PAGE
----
6. @ Tipster, yeah that’s of course possible but not in keeping with strategy, generally. A mid high 4s price, with an expectation of a large overbid? Why not price at 4.995 and take a small underbid? seems more astute.

            @ Socketsite, since you were kind enough to shift the goal posts, perhaps you can also break down how well homes with audible San Jose avenue traffic noise typically fare versus other luxury high tech residences in Noe Valley.

          7. We’re not sure how providing context – in terms of relative price per square foot – is “shifting the goal posts,” but if you have another set of comps or context for the sale, you’re welcome to run with it.

          8. @Ohlone: Where is the $4.4 coming from? The link sparky posted for 33 Day shows it listed on 9/14/18 for $4.788. Shows it went slightly under list after sitting for 4 months.

          9. The previous time it was listed, for several months.

            (Your query could have been answered by this website, much earlier.)

          10. @Ohlone: The Redfin website sparky posted shows nothing between the 9/14/18 listing at $4.788 and a sale on 9/5/14. Was it an off MLS listing for $4.4?

          11. No, it was on the MLS. Maybe it wasn’t on Redfin for some reason, but it was for sale on the open market.

  2. 4279 26th Street: sold for 2.750 in 2014, listed for 3.4, sold for 3.05. Up just under 11 percent in 4.5 years, about 2% per year compounded.

    SF Case Shiller was a 192 in Aug 2014 and the most recent I could find was 269 in September 2018. Up 40 percent, or just under 9 percent per year compounded.

    The house above has had minimal work. Quite a big difference between 2%, well below inflation, and 9%, well above. And that was with extremely suppressed interest rates and a booming local economy.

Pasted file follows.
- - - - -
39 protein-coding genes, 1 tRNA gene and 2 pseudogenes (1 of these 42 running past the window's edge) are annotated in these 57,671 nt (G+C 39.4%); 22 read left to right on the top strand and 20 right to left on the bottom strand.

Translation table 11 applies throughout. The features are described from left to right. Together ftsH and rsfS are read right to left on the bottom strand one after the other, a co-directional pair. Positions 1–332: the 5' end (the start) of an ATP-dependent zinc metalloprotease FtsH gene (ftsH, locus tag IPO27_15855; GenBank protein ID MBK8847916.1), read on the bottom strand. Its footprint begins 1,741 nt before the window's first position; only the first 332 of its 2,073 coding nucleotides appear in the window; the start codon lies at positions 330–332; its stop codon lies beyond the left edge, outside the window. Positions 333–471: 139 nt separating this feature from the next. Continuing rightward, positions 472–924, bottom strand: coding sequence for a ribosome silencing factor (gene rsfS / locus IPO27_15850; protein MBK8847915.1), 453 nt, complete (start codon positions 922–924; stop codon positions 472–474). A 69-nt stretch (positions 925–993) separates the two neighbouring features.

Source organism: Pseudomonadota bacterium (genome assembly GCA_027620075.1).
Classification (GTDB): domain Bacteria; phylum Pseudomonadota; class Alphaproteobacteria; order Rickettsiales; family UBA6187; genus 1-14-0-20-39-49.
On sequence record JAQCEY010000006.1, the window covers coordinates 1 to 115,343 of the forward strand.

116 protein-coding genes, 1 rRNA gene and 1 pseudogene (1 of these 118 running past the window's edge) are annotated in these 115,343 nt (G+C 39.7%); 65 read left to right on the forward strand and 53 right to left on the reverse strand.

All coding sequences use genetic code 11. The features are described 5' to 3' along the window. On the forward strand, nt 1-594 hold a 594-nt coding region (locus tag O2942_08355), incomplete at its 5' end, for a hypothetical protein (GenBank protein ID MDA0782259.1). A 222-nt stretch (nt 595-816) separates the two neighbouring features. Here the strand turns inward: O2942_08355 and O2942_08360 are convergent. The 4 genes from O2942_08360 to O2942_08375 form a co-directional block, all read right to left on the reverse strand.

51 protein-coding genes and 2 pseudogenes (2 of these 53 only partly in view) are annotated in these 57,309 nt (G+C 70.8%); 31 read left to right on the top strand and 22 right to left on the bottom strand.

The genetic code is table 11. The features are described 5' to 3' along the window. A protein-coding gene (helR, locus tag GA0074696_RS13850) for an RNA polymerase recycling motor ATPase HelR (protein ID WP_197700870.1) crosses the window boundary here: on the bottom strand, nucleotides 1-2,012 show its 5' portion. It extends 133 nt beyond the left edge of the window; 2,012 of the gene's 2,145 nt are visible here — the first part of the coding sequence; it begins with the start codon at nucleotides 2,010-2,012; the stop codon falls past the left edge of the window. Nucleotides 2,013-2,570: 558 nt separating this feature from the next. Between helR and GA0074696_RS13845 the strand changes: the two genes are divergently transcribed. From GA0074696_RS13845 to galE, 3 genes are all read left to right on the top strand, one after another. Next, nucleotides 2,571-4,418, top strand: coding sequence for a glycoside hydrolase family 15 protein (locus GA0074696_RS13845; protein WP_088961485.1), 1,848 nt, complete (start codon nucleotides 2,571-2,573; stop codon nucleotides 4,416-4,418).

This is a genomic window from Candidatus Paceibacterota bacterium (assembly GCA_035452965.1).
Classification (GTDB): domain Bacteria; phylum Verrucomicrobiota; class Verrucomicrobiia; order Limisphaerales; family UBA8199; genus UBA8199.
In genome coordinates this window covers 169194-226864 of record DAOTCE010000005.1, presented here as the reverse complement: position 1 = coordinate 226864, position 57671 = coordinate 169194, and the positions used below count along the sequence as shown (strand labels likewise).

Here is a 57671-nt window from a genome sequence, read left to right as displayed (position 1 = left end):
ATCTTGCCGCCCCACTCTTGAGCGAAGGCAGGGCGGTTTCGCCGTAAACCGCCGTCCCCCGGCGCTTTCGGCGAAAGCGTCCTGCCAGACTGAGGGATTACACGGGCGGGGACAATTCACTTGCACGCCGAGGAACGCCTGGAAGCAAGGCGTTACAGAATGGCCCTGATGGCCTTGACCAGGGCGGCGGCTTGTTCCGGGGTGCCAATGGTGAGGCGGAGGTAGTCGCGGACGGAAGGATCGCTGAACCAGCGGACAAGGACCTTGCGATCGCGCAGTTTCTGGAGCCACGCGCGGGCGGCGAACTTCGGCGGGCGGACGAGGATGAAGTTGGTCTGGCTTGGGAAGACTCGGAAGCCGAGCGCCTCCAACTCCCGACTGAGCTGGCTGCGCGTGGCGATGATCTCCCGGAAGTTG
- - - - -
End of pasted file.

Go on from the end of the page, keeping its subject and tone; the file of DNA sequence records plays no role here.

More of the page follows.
1. Spread the word, $1241/ft. is much less than should be expected for a 2019 sale. On inflation alone sales should be at $1567/ft. That is for lived in circa 2014 remodels, newly finished houses should expect a premium. Let’s call it $1700/ft. for a middling southern neighborhood no view location

      1. $1,241 per square foot certainly isn’t cheap and is only 1.5 percent below the average price per square foot that the “big ticket” home sales in Noe fetched over the past year. So in terms of expectations, it depends on whether you thought the 2019 sale would actually be higher (or not).

      2. That wasn’t my point, Sparky, I’m not trying to say the market is dying, only that here we have a nearly perfect apple that isn’t up anywhere near where Case Shiller says apples will be. I wasn’t saying to stop relying on YOU, but to stop relying on Case Shiller.

        1. I agree with your point on Case Shiller, I was trying to make the point that we also shouldn’t take list $/ft as an indicator of much either. Selling dollar a foot says much more, but taken with a grain of salt in that the highest $/ft. sales often don’t show their footage.

          But most importantly I think we all agree that $1240/ft is the minimum expected price for nice south neighborhood houses.

        2. Case-Shiller is an average, it doesn’t claim that every apple falls at the mean. You are going to need a few more data points if you want to argue against it. Particularly in the off season where there is more likely to be something unusual going on.
          You also compared September Case-Shiller to December sales. It’s not unusual for December Case-Shiller to be lower than September, and this year the S&P 500 peaked in September and really started dropping mid-December. It would be surprising if the Case Shiller numbers don’t decline at least through January.

Leave a Reply

Your email address will not be published. Required fields are marked *